The Korea Herald


[Herald Interview] Microbiome key to personalized health supplements

Korean startup’s technology meets Amway’s global product lineup

By Jo He-rim

Published : Jan. 25, 2021 - 15:13

    • Link copied

Amway Vice President Cho Yang-hee (left) and Holzapfel Effective Microbes chief technology officer Wilhelm Holzapfel speaks during an interview with The Korea Herald. (Amway Korea) Amway Vice President Cho Yang-hee (left) and Holzapfel Effective Microbes chief technology officer Wilhelm Holzapfel speaks during an interview with The Korea Herald. (Amway Korea)

While the human body is composed of some 30 trillion cells, the number of microorganisms, including bacteria, outnumber the cells to about 38 trillion, and they have tremendous effects on our physical health.

Now with advanced technologies, individuals will soon be able to analyze the genetic information of microbials in their guts so they can find personalized health supplements with “optimal” effects, Cho Yang-hee, the vice president of Amway Korea said in an interview with The Korea Herald.

Microbiome, which is the genetic information of all microorganisms and bacteria associated with one’s body, is the key to assessing what supplements would work best with one’s health, Cho said.

That is why Amway Global forged a partnership deal with Holzapfel Effective Microbes, a South Korea-based company researching microbiome, to develop personalized probiotics products for gut health in July 2020.

While everyone is born with different looks, and their races and hair color also vary, human genes are still 99 percent the same. But the microbiome makeup is different by about 80 percent for every individual, according to Wilhelm Holzapfel, an internationally renowned food microbiologist and chief technology officer at HEM who joined the interview.

“Even within one family, individuals have very different microbiomes,” Holzapfel said. “And microbiota (the microorganisms and bacteria) have a very profound impact on our health. It can affect our immune system and even the cognitive functions,” he added.

Cho, who has a doctorate degree in food engineering, explained how each individual’s microbiome could be different. When one uses a red pen to draw on different colored papers, the red could appear more purplish on some papers and more red on others because of the different base coating of the paper, she said. “Microbiome is like the base coating and this information is different for everybody.”

While having good bacteria in the gut is desirable, it is less so when one type dominates. Keeping the balance, or homeostasis, is of utmost importance, Holzapfel said.

That led HEM to come up with a technology, dubbed the “Pharmaceutical Meta-Analytical Screening (PMAS)”, which helps one assess the microbiome of individuals. HEM was established in 2017 by Holzapfel and research professor Ji Yo-sep, who are also both from Handong Global University in Pohang, South Korea.

Under its Ohmygut service, HEM uses PMAS to extract gut microbiota from fecal samples, and replicates them to test what solutions are needed so as to transform intestinal microorganisms into healthy environments.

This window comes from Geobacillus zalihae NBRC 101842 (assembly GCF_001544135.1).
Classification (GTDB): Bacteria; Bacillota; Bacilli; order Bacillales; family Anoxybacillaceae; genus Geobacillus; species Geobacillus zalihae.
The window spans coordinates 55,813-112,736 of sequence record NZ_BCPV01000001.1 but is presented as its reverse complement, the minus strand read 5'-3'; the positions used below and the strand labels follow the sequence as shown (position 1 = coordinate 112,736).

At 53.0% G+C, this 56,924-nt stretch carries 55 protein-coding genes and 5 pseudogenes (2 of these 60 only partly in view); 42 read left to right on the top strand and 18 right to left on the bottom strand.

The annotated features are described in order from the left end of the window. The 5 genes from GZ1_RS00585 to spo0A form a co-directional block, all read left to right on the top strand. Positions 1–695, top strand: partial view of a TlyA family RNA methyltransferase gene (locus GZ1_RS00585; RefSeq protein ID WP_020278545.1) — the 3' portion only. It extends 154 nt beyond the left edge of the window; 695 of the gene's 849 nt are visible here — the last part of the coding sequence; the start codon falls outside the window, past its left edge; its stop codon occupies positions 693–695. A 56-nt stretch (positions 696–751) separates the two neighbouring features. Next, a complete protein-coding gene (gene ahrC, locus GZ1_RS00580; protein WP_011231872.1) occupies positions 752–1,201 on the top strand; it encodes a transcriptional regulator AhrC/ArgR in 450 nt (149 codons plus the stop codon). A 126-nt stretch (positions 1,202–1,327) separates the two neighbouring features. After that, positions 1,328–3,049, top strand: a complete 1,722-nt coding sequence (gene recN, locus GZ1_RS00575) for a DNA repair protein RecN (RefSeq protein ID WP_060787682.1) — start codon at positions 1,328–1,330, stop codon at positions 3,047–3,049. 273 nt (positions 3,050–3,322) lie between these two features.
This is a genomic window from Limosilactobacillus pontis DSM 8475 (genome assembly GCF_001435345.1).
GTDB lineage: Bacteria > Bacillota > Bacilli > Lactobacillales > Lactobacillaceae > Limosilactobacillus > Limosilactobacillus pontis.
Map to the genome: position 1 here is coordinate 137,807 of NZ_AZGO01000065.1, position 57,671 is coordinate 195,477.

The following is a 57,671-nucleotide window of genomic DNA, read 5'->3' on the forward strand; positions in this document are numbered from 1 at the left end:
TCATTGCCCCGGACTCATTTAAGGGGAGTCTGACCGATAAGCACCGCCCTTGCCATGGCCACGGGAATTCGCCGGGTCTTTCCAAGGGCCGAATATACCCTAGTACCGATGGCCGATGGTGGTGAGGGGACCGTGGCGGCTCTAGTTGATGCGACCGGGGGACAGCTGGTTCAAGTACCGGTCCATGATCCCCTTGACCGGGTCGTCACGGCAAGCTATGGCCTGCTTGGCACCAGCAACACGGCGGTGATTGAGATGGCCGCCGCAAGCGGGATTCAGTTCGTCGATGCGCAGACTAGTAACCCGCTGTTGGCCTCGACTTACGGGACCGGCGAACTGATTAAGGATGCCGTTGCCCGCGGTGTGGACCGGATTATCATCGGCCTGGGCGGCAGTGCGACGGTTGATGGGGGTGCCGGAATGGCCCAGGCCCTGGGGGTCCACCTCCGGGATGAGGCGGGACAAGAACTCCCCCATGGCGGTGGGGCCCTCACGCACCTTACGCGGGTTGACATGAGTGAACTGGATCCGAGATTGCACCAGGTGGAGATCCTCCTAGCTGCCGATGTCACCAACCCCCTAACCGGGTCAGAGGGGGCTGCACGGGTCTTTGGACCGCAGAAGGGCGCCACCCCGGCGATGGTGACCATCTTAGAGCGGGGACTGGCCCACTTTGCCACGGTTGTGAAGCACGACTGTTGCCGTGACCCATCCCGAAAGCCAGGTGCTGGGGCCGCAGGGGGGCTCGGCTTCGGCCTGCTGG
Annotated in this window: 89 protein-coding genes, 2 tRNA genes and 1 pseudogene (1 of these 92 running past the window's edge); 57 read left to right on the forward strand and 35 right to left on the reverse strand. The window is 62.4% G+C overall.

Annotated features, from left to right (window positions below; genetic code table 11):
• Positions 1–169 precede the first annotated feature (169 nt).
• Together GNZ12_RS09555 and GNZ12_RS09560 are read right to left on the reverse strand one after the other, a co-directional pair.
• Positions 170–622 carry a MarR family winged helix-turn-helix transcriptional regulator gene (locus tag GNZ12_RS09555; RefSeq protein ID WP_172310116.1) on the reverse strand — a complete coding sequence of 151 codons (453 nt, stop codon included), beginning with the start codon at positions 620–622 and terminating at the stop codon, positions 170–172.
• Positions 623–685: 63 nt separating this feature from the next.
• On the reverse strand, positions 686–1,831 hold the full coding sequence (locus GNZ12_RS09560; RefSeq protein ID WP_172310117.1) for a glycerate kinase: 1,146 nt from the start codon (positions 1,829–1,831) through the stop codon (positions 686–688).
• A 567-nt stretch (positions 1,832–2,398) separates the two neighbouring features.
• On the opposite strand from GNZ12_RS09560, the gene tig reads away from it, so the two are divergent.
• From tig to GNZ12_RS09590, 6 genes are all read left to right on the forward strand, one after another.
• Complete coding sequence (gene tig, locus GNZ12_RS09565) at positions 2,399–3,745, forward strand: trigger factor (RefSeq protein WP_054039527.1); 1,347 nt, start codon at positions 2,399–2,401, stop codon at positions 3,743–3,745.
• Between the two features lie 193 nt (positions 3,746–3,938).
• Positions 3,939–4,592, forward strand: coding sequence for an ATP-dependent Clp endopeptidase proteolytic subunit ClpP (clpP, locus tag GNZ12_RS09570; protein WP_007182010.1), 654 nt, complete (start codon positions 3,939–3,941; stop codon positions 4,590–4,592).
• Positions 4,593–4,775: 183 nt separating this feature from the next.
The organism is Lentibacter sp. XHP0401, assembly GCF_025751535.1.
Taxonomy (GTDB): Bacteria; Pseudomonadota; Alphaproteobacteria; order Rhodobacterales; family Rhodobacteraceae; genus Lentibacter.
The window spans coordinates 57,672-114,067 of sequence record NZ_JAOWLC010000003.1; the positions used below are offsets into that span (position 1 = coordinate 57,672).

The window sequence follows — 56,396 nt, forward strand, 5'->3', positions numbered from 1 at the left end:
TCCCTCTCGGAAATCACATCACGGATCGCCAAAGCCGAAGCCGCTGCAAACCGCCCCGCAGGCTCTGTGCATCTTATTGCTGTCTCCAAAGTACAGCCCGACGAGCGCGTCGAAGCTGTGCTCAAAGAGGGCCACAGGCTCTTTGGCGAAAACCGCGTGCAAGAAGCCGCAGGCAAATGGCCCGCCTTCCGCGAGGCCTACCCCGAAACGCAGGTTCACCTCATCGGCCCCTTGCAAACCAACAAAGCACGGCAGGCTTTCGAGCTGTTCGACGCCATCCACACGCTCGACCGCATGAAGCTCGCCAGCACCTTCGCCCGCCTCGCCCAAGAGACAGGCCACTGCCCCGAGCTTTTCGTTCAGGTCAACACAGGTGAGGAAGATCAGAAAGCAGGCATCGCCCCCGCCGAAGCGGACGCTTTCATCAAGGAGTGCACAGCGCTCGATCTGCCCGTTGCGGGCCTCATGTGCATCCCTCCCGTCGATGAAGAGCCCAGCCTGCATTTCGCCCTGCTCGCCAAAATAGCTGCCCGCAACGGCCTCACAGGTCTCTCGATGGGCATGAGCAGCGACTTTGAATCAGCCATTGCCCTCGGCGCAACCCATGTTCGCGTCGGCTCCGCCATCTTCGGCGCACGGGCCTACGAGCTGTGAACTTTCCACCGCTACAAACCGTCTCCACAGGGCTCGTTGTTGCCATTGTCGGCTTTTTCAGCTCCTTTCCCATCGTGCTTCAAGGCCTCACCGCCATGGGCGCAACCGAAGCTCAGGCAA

Partnering with HEM, Amway seeks to expand its line of personalized nutritional products that provides the “optimal” supplement for each individual, Cho said.

According to Holzapfel, his research company has collected data of about 2,000 Koreans, and were able to find recurring microbiome patterns that they say can be grouped into several categories based on their findings.

The South Korean health supplement industry has steadily grown to be valued at around 5 trillion won in 2020. The figure has increased by 6.6 percent from the year earlier, with heightened interest on health and immunity in the wake of the COVID-19 pandemic.

Personalization will be the key to the industry, domestically and globally, the Amway Korea vice president said.

The trend will also likely gain traction in South Korea, as the government has recently relaxed restrictions allowing companies to repackage existing health supplement products for sale under certain conditions. It was previously not allowed due to safety concerns.

In a two-year, regulatory sandbox program, the government has authorized seven food companies, including Amway Korea, to sell repackaged health supplement products.

Taking advantage of the latest deregulation, Amway Korea rolled out the MyPacks by Nutrilite that provides personalized packets of Nutrilite’s health supplement products. Customers can take a quiz to find products to suit their needs and choose from different blends of vitamins and other nutrients targeted at a range of functions from boosting energy to reducing the effects of hangovers. Nutrilite is the company’s flagship health supplement brand.

In the near future, Amway Korea plans to introduce the microbiome assessment service along with its health supplement products, which will help maximize the effect of the nutritional intakes, the company said.

Cho, who joined the direct-selling company in 2006, described the industry here as being very conservative and relatively slow to change.

“The Korean market is very conservative. Some 10 percent of major local food companies take 90 percent of the market share here, and it has been that way for decades,” Cho said.

“This means there have not been much competition, especially with global companies, and the country is weak and slow on global agendas -- clean label, non-genetically modified organisms, and sustainability, for instance -- that have been on the discussion table for a long time in other markets.”

Amway Korea hopes to help pave the way in bringing such global trends into South Korea, Cho said.

“Virus outbreaks are more frequently seen nowadays. It is important for both the government and food companies to keep educating and inform people of the importance of nutrition.”

By Jo He-rim  (